Mercedes has been working hard between races to ensure that there is no repeat of the power unit problem that affected both of its cars in the Canadian Grand Prix.

While Nico Rosberg defended resolutely before finishing as runner-up in Montreal, team-mate and title rival Lewis Hamilton was forced to accept his second DNF of the season, undoing all the work his four successive wins had achieved in making up the points deficit he faced after Melbourne and leaving him 22 points adrift of the German as the series returns to Europe.

Although the problem - which was caused by overheating electrics shutting down the MGU-K on both cars - allowed the field to close in and ultimately take unexpected advantage of Mercedes' problems, executive director Paddy Lowe is determined not to give the team's rivals the chance of another upset.

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"We put a significant amount of effort into understanding the problem that occurred in Canada and ensuring that there will be no repeat in Austria," he confirmed, "The performance of the car was once again very strong [but], unfortunately, we were unable to fully capitalise on that performance in the race."

With Rosberg yet to finish outside the top two this season, he has strengthened his grip on the title race, but Lowe is adamant that Hamilton will continue to be given every chance to redress the balance in the remaining twelve races.

"We saw an extraordinary drive from Nico to salvage second place with malfunctioning machinery, but it was extremely unfortunate for Lewis that we were unable to manage the failure on his car to the same extent," he noted, "This has once again created a sizeable points deficit for Lewis through no fault of his own but, of course, we are doing our utmost to give both drivers the opportunity to compete for the championship on equal terms."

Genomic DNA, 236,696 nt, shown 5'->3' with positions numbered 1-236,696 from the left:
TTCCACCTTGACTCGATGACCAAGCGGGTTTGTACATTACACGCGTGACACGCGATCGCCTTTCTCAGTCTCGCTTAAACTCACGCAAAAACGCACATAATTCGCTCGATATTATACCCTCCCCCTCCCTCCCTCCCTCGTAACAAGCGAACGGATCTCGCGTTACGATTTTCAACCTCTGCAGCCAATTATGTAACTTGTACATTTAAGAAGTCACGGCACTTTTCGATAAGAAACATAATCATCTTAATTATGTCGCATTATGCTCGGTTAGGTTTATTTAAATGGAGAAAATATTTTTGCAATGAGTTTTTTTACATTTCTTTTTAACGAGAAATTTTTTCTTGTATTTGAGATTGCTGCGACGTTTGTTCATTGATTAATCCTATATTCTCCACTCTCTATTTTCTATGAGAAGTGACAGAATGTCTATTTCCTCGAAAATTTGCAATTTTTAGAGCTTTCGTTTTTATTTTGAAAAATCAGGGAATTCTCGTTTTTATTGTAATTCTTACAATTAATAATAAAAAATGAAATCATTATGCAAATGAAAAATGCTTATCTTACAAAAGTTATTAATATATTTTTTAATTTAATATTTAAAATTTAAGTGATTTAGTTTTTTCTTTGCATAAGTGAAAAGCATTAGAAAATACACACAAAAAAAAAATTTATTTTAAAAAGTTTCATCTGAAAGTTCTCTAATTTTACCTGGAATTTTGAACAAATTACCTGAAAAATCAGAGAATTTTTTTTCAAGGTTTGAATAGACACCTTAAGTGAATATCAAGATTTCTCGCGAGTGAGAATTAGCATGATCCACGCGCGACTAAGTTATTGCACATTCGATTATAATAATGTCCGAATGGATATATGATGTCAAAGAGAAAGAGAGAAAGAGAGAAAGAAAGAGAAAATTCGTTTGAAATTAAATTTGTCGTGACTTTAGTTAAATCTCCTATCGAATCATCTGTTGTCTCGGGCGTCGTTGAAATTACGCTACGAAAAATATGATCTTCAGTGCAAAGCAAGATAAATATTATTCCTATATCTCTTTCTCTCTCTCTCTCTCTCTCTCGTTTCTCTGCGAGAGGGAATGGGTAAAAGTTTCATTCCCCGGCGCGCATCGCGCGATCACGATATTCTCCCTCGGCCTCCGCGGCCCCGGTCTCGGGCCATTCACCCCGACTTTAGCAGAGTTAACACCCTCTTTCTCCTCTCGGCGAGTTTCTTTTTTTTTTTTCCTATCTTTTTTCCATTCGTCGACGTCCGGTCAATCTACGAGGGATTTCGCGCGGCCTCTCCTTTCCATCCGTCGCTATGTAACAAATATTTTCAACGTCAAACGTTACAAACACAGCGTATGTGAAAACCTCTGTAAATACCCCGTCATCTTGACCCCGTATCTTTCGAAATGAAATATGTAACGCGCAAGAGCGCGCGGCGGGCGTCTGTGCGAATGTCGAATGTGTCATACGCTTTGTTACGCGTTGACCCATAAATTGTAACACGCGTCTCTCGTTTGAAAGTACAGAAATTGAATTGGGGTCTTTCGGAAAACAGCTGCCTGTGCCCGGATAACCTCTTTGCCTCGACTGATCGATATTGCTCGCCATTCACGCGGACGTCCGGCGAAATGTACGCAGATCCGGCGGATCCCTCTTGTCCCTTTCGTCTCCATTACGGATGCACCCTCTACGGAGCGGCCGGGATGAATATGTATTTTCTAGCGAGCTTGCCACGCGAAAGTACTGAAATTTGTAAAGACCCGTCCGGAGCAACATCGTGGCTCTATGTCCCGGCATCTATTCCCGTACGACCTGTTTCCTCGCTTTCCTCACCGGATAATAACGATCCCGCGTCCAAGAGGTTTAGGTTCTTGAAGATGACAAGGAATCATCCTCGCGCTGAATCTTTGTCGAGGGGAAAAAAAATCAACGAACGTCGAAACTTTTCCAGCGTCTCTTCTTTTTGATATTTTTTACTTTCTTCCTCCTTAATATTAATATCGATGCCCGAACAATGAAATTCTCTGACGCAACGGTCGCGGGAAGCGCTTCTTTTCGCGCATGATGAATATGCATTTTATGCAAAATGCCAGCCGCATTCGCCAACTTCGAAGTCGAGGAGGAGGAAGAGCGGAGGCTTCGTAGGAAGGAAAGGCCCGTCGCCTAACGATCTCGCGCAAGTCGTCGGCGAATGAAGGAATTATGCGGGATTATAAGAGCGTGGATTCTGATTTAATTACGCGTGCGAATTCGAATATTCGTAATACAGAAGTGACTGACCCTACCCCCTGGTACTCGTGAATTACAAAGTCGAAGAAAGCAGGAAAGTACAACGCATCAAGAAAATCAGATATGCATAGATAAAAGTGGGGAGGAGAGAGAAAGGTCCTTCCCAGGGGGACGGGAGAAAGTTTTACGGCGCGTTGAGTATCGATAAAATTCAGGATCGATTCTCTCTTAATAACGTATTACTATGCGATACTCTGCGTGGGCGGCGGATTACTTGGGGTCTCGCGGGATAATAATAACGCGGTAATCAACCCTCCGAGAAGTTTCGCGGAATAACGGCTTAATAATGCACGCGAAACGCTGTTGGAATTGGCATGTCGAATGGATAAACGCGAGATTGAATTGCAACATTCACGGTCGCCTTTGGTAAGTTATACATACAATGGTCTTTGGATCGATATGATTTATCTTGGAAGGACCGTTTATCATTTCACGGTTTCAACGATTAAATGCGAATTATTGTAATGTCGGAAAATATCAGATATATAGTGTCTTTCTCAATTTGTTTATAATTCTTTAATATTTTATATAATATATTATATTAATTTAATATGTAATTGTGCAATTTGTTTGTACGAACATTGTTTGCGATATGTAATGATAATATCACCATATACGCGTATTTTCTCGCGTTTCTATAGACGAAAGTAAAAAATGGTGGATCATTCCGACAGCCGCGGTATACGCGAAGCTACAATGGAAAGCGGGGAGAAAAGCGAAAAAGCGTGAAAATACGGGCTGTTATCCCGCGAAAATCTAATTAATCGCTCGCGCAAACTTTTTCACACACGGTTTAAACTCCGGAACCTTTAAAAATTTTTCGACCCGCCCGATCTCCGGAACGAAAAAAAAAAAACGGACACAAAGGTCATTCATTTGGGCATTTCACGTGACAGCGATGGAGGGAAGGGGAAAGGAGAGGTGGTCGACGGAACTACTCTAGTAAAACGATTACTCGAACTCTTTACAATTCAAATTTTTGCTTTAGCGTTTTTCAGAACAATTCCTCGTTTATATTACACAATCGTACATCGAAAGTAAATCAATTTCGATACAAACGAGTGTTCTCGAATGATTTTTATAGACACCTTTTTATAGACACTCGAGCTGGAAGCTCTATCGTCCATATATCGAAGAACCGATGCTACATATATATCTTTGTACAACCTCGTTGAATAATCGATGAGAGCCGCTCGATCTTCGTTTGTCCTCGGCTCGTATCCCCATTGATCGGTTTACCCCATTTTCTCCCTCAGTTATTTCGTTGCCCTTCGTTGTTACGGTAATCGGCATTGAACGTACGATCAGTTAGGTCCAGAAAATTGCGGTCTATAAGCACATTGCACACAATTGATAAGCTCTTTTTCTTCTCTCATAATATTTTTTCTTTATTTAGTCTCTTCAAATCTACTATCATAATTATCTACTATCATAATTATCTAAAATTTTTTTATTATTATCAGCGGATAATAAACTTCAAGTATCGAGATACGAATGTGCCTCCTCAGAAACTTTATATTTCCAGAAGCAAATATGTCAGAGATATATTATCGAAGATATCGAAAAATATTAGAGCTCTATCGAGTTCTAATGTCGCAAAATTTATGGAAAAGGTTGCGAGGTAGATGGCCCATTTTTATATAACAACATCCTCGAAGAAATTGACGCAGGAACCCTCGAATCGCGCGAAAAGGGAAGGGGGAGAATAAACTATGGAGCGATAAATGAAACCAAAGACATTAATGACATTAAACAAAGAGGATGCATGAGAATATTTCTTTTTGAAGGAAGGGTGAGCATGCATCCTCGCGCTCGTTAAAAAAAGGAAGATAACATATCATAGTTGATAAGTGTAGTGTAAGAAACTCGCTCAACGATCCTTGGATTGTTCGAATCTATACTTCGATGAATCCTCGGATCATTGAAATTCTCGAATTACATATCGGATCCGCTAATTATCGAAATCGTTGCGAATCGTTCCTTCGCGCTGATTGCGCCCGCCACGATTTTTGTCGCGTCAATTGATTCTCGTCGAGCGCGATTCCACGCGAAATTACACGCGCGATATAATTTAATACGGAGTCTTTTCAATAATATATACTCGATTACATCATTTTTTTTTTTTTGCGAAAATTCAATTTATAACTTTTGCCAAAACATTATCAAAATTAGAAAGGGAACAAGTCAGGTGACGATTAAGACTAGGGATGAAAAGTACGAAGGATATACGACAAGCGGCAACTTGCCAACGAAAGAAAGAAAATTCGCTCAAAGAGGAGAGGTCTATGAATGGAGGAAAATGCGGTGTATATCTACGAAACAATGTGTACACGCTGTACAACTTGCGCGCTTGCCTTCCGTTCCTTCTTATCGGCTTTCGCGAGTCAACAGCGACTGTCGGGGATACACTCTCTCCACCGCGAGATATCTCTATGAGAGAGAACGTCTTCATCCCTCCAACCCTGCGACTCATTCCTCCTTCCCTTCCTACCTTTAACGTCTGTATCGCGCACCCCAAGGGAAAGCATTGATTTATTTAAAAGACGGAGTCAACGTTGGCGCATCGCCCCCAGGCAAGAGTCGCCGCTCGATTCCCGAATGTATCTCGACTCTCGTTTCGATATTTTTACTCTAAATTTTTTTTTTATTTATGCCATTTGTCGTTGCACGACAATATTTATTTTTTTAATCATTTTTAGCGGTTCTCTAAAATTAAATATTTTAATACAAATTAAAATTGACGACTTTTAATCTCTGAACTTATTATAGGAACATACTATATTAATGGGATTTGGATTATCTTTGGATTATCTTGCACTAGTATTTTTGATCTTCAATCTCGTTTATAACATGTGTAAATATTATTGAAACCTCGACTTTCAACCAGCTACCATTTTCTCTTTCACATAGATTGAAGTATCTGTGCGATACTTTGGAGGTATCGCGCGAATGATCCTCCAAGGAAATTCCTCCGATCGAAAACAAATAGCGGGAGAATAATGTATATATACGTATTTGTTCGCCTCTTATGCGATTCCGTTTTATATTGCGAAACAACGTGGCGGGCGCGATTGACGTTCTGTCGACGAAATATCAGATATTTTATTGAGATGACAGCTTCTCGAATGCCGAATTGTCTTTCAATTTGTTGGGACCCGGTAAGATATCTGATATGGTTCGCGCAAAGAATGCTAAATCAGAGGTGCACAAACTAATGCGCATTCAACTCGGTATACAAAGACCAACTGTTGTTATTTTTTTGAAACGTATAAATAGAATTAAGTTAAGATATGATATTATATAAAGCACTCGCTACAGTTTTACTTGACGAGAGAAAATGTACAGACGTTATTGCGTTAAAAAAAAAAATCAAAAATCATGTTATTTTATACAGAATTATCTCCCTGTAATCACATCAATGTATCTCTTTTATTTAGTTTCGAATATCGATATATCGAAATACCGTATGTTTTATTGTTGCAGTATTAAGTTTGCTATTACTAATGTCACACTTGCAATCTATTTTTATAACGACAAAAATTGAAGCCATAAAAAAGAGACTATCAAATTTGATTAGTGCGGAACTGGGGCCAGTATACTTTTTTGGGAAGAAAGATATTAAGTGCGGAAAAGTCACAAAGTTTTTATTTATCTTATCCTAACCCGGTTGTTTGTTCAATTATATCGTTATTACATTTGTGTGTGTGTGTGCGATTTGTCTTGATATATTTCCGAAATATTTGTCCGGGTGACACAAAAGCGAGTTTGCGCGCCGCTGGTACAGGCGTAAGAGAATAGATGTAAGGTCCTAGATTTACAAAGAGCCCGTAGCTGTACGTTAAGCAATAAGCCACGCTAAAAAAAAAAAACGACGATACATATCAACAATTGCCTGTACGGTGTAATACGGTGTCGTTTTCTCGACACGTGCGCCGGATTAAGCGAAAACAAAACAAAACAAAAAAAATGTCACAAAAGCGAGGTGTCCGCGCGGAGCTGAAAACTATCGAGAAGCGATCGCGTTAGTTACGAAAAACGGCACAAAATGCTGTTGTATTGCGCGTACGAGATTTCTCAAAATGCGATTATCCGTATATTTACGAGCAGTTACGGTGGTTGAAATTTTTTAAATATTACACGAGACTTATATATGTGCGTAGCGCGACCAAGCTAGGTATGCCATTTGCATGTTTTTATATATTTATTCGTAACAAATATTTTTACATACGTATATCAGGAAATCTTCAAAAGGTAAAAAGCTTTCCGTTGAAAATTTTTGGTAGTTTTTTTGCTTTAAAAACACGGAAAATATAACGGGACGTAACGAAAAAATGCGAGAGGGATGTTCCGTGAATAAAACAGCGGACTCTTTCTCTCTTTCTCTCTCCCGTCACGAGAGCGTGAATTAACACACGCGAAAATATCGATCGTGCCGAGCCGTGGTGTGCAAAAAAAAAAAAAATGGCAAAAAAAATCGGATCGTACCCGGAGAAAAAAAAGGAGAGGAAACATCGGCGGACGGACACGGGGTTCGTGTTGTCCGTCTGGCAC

Hamilton's second fightback begins this weekend in Austria as the former Osterreichring returns to the schedule under its new Red Bull Ring guise. While Mercedes has been the team to beat at each of the seven previous rounds, and gaps between teams likely to be larger than usual, Lowe is wary of the different conditions under which the race takes place.

With no F1 race in Austria since 2003, and only a handful of the current drivers having competed there in the past, the relatively unknown nature of the track could prove something of a leveller, and teams will approach the weekend as if it were a brand new event, as data and statistics from eleven years ago are simply not relevant today.

Similar to the last race in Montreal, the Red Bull Ring is a high power sensitivity circuit, with a low number of corners and multiple straights. The track layout also exemplifies fuel efficiency, further playing to the strengths of the Mercedes.

"We're excited by the prospect of a return to Spielberg after many years away - and hoping for a return to form results-wise," Lowe commented, "It's a short circuit, with a lot of braking and high fuel consumption, so it will be another challenging race. The venue is also at high altitude which, owing to the low atmospheric pressure, places a different kind of duty on the power unit to what we've seen so far. It will be interesting to see how well both we and the competition respond to that."


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I do wish F1people would stop calling the V6 engine the power unit, which covers the whole engine and electric recovery part, it's aV6 petrol turbo charge engine with a load of electric bits attach to it,( the very complicated part ) a lot of friend who are not mechanicaly minded keep asking don't they have a normal petrol engine in F1today, or are they electric cars, just confusing to the casual watcher, they have trouble with the electric side of the recovery unit why not say that, are they trying to hide something.